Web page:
Projects per year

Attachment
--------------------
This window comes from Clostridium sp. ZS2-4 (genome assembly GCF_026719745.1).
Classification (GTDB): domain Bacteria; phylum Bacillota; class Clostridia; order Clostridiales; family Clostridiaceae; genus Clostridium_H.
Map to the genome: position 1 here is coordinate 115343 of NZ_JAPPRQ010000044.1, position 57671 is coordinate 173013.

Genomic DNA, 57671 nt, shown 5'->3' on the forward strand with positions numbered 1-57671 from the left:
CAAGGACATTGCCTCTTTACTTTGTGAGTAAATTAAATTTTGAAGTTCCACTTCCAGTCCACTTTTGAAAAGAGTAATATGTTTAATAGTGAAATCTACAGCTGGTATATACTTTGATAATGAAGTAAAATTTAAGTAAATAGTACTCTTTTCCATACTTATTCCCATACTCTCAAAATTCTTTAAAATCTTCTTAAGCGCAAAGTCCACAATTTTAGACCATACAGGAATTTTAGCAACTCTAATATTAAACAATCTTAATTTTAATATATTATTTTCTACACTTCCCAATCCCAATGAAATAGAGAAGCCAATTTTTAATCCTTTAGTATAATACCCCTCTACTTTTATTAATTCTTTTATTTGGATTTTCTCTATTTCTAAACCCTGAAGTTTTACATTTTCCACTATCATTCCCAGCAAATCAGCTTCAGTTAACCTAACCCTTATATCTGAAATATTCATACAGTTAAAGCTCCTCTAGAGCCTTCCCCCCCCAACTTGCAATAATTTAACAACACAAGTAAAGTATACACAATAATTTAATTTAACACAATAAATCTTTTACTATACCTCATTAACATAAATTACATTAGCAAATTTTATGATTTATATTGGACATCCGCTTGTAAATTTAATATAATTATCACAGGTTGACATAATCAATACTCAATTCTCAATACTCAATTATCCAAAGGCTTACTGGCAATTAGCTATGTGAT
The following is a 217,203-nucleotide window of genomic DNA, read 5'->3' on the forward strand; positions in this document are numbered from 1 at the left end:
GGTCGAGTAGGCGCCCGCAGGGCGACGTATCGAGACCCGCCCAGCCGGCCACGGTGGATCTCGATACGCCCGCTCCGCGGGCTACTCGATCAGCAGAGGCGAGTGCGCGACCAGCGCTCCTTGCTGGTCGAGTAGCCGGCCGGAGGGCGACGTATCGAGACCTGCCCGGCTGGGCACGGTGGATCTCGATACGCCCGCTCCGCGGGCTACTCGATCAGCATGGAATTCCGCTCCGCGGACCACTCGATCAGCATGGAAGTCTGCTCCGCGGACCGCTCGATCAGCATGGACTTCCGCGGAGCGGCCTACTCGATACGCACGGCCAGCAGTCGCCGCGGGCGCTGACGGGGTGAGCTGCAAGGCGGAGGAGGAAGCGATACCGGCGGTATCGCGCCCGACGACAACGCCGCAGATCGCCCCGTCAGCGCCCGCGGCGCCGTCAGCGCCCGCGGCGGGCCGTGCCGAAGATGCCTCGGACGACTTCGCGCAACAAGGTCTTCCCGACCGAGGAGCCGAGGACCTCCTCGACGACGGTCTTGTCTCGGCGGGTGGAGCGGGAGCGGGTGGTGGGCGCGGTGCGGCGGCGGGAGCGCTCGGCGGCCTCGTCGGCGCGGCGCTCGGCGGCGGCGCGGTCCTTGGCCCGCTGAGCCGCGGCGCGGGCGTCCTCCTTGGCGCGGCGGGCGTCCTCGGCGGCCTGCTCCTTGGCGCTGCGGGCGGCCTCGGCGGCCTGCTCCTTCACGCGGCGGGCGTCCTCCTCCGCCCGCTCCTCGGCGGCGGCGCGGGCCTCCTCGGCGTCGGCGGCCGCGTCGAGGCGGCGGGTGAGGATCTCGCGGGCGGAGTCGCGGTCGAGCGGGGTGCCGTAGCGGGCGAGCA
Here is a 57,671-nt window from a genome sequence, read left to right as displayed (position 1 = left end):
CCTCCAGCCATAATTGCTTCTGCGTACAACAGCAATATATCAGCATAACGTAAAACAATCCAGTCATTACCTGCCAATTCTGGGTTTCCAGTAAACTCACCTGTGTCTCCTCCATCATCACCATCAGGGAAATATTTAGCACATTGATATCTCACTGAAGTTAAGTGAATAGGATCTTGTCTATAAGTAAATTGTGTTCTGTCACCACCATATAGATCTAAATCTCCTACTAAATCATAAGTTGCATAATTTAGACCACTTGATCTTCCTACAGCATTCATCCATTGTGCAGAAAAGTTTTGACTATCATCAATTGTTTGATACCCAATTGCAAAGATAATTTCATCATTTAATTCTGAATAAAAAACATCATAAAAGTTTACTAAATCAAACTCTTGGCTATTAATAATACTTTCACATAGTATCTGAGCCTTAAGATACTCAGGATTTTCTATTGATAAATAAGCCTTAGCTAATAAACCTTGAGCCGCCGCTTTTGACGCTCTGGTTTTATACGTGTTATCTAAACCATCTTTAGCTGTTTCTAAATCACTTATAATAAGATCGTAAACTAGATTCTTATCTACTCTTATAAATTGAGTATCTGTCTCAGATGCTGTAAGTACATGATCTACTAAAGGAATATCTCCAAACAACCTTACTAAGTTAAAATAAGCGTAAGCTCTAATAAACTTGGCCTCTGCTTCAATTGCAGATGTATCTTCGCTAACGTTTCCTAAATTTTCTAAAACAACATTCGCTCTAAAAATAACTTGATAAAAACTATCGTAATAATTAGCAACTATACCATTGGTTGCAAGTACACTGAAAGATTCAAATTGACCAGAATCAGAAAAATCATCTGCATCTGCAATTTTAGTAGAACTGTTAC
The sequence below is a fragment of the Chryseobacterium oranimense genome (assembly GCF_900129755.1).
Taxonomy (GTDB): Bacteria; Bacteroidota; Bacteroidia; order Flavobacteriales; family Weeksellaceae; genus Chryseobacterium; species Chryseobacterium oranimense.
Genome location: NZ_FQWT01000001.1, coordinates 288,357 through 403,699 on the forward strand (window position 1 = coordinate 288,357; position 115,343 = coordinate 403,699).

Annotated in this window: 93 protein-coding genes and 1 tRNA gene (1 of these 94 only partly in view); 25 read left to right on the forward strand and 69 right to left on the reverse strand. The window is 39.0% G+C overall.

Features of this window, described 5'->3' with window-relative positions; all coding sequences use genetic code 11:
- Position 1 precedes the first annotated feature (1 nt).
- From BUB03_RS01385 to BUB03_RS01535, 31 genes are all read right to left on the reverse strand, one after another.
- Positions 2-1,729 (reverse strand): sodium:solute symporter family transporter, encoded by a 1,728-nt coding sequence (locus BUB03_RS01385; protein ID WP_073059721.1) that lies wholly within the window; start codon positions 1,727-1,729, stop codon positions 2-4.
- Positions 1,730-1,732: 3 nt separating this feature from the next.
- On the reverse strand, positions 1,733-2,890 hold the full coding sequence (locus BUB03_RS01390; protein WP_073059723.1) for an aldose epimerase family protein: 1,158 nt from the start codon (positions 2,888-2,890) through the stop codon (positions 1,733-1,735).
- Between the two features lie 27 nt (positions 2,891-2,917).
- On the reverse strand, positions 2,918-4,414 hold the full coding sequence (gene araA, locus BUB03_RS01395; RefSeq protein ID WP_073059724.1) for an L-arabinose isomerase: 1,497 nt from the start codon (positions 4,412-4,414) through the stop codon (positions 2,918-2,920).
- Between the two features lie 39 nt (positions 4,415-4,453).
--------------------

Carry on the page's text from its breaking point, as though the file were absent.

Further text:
Background and Purpose. Observation of action with intention-to-imitate (OTI) might enhance motor recovery. This early phase trial investigated whether OTI followed by physical practice (OTI + PP) enhanced the benefits of conventional physical therapy (CPT) on upper limb recovery early after stroke. Methods. Participants were 3 to 31 days poststroke. They had substantial paresis and ability to imitate action with their ipsilesional arm. After baseline measures, participants were randomized to either OTI + PP in addition to CPT or to CPT only. Outcome measures were made after 15 days of treatment. The measurement battery was the Motricity Index (MI) and the Action Research Arm Test (ARAT). Change, baseline to outcome, was examined using the Wilcoxon test for within group and Mann–Whitney U test for between groups. Results. Sixty-five of 570 stroke survivors were eligible, 55 were able to imitate, 37 gave informed consent, 7 were transferred out of area before baseline, and 29 were randomized. Outcome measures were completed with 13 CPT participants and 9 OTI + PP participants. Both groups showed statistically significant improvements for the MI (CPT median change 8, P = .003; OTI + PP median change 10, P = .012) but the median (95% confidence interval [CI]) between-group difference was 0.0 (−11, 16), P = 1.000. For the ARAT, only the CPT group showed a statistically significant improvement (median 9, P = .006). The median (95% CI) between-group difference of 1.0 (−18, 23) was not statistically significant (P = .815). Conclusions. These findings suggest that OTI + PP might add little to the benefits of CPT early after stroke.
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